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Jun 4, 2013

ASIC accidentally blocked 250,000 sites in scam campaign

The finance industry regulator admits that its new internet blocking campaign has caused some collateral damage.

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In an appearance before Senate Estimates this evening, ASIC has admitted that, in addition to accidentally blocking 1200 sites in April, in March it found that it had blocked 250,000 websites by accident, as part of its efforts to force Australian ISPs to block access to scam websites.

ASIC told Greens senator Scott Ludlam that it used its powers under s.313 of the Telecommunications Act to block websites 10 times over the last year, but had only commenced doing so in 2012.

Australian site Melbourne Free University found itself blocked in April and was unable to find out from its ISP who had ordered the blocking. Eventually the blocking was traced to ASIC, which had ordered ISPs to block access to a scam site, and in doing so had removed over 1200 other sites, including that of Melbourne Free University.

In relation to the 250,000 sites blocked in March, ASIC advised the committee that “the vast majority (in excess of 99.6%), appear to contain no substantive content. In this instance we that less than 1000 actives sites (less than 0.4%) may have been temporarily affected. None of thse are .au sites.”

ASIC also stated that “a small number” of other sites had been blocked on the 8 other occasions it had used its s.313 power.

ASIC’s opening statement to the committee can be found here (PDF).

Bernard Keane — Politics Editor

Bernard Keane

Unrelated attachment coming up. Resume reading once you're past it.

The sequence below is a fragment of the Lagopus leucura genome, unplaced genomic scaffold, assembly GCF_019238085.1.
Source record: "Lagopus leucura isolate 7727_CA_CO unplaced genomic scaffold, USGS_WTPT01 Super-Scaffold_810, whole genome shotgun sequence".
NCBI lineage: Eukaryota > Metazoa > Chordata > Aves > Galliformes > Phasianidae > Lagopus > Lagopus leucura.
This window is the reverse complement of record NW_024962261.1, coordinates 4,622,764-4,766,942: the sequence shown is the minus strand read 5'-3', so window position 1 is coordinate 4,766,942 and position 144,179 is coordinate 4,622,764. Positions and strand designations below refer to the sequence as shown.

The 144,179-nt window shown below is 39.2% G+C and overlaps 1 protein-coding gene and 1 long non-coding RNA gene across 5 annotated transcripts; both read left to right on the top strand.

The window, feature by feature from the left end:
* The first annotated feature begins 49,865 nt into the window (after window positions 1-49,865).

Politics Editor

Bernard Keane is Crikey’s political editor. Before that he was Crikey’s Canberra press gallery correspondent, covering politics, national security and economics.

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1 comments

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One thought on “ASIC accidentally blocked 250,000 sites in scam campaign

  1. Jason Brooks

    This makes my blood boil. Not only the act of stupidity and sabotage of innocent sites, but the impunity with which they regard their behaviour.
    > “the vast majority (in excess of 99.6%), appear to contain no substantive content. In this instance we that less than 1000 actives sites (less than 0.4%) may have been temporarily affected.”
    – On what basis did they judge these sites had “non substantive content” – I am a web developer and I have MANY clients with sites that are VERY important to their daily operations that may show little public content, but contain all sorts of “substantive content” – extranets behind a login, private sites for content sharing (photographers etc) and sites that provide web services to other sites.

    > “None of thse are .au sites.”
    – Does that matter a single jot in this day and age? Many of my clients operate .com, .net, .org and other sites to service a US or global market. That does not make them less important!

    I had hoped that the utter shambles that is the “ASIC Connect” portal for business name registration was the worst that ASIC was going to do – sadly, I was mistaken.

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